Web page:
Collective, collaborative, and collegial learning are terms often used in the context of joint learning processes. Ohlsson (2004) describes learning as a social process through which the individual changes their way of thinking about something. Collaborative learning in turn, can be considered as a form of joint learning and as a special type of phenomenon, where the starting point is that all learning is based in social activities. Collaborative learning is a situation in which at least two people learn something together (Bruffee 1993; Dillenbourg 1999). Collaborative learning activities can include collaborative writing, group projects, joint problem solving, debates, study teams, and other activities. The approach is closely related to cooperative learning, which is the instructional use of small groups so that individuals work together to maximize their own and each other’s learning (Johnson et al. 2008). The difference between collaborative and collective learning is still vague. But according to Granberg and Ohlsson (2016), collaborative learning refers to a group of individuals trying to learn something together but without specifying or clarifying the social context. In collective learning, however, it is decisive to try to achieve a common understanding. Collegial learning, however, often used when schools and teachers are discussed, is related to the concept of collaborative learning. Collegial learning can be seen as a combination term for various forms of professional development where colleagues through structured cooperation acquire knowledge from a broad concept of knowledge, which also contains abilities and skills. The importance of the joint learning synergistic effect is often highlighted in the descriptions of the collective learning (Wilhelmson 1998; Döös et al. 2001; Döös and Wilhelmson 2011). Synergy means that collective processes based on interaction and communication lead to the new common beliefs that had not been possible for individuals to come up with on their own (Granberg 1997; Ohlsson 1996; Wilhelmson 1998; Döös and Wilhelmson 2005; Granberg and Ohlsson 2016).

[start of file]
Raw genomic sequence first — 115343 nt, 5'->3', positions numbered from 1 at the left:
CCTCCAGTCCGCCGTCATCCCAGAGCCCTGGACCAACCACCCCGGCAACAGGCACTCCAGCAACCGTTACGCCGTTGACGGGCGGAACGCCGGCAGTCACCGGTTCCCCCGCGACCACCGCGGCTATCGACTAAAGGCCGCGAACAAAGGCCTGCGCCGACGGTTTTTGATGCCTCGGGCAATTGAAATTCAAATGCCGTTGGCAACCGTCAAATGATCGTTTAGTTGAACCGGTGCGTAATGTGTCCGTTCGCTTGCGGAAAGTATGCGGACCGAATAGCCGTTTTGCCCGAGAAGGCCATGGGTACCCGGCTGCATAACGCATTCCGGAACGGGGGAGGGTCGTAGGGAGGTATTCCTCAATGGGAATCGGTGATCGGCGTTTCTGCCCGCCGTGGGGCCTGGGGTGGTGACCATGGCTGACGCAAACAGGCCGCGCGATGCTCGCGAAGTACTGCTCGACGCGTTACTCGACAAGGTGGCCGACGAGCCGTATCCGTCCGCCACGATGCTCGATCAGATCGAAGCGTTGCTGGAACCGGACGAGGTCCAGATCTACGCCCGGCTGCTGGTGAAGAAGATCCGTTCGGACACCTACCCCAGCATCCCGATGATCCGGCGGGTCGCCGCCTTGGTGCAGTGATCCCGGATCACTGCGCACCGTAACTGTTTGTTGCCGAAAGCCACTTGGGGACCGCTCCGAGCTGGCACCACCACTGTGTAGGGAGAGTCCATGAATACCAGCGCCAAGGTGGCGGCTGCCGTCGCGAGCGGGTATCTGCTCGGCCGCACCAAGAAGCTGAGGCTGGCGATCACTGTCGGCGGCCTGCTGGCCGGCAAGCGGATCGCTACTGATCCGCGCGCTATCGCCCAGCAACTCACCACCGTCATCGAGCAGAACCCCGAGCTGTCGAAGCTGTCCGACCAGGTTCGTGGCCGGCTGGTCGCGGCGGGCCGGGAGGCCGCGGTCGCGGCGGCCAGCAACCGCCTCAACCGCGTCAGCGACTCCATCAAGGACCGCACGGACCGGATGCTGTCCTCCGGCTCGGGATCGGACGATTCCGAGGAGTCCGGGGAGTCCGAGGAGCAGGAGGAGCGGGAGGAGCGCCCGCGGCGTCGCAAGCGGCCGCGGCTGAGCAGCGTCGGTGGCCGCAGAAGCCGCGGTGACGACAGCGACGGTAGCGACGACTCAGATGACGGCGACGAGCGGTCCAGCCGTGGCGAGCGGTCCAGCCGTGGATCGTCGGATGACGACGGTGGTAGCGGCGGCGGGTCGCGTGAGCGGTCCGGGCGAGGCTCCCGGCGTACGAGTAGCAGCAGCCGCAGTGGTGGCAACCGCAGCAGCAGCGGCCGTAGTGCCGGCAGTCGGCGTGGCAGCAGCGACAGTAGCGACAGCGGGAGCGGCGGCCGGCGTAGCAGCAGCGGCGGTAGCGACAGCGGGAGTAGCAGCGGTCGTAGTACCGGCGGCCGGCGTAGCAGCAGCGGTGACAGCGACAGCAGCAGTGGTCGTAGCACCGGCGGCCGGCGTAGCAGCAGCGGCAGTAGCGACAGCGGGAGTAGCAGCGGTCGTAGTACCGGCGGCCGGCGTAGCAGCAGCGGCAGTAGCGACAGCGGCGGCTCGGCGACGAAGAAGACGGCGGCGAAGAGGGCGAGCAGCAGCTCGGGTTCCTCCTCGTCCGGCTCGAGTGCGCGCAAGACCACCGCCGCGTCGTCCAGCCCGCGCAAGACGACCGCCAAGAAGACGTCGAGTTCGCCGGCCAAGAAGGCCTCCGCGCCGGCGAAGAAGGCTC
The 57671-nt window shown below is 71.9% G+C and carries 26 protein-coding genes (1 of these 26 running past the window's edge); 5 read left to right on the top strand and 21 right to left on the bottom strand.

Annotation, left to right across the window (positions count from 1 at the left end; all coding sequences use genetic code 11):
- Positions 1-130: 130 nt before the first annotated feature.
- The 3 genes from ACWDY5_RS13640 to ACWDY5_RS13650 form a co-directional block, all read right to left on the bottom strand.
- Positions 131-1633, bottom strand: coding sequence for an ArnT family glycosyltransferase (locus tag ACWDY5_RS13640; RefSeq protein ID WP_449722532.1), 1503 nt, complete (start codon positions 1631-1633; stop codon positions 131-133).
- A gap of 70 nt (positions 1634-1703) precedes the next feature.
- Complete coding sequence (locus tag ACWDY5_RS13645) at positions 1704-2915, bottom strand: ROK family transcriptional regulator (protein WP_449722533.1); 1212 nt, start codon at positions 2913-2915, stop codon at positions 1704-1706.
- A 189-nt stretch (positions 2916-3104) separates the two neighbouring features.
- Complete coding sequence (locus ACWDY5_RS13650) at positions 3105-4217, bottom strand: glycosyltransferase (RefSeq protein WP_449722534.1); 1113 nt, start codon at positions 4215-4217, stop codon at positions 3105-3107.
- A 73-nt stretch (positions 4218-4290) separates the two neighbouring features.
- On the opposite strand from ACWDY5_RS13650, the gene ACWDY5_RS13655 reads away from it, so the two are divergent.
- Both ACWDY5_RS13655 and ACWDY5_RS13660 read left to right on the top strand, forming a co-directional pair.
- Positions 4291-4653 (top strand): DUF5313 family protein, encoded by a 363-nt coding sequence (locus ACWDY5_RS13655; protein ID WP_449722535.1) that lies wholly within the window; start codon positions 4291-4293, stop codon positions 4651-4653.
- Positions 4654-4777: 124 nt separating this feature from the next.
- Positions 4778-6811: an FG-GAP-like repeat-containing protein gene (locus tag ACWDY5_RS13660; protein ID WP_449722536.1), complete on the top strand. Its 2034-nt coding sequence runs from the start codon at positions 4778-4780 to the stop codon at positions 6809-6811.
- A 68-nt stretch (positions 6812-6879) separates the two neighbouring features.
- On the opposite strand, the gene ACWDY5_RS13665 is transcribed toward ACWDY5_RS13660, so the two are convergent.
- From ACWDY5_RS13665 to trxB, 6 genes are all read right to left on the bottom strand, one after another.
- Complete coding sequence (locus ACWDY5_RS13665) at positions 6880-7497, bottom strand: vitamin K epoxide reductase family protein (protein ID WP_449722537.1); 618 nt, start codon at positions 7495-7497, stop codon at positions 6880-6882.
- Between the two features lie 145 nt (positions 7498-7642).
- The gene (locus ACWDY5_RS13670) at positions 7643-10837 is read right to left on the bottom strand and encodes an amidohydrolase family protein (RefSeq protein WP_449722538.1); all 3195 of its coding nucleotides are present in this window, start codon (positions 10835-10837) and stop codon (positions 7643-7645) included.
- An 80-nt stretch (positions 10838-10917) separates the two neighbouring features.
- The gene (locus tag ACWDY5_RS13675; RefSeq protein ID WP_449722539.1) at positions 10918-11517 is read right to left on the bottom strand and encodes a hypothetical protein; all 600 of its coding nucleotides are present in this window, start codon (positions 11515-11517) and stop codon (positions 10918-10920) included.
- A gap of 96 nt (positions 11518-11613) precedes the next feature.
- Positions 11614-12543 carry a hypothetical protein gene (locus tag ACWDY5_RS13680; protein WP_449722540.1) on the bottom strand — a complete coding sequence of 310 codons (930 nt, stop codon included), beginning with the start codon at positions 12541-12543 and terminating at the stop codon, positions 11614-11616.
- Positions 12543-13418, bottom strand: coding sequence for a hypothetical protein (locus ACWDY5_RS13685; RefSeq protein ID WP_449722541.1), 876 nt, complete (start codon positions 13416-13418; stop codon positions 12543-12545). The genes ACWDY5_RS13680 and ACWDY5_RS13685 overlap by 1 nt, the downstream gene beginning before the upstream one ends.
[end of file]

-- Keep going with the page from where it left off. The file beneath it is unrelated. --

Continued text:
Wilhelmson (1998) also draws attention to the importance of symmetry between the participants in a dialogue. Symmetry means that all participants’ observations and opinions are given the same weight in the conversation and to recognize each other’s experiences as valid. An asymmetric situation means a situation where power positions and opinion consolidation and an evaluative approach prevent an open and common search for new opportunities.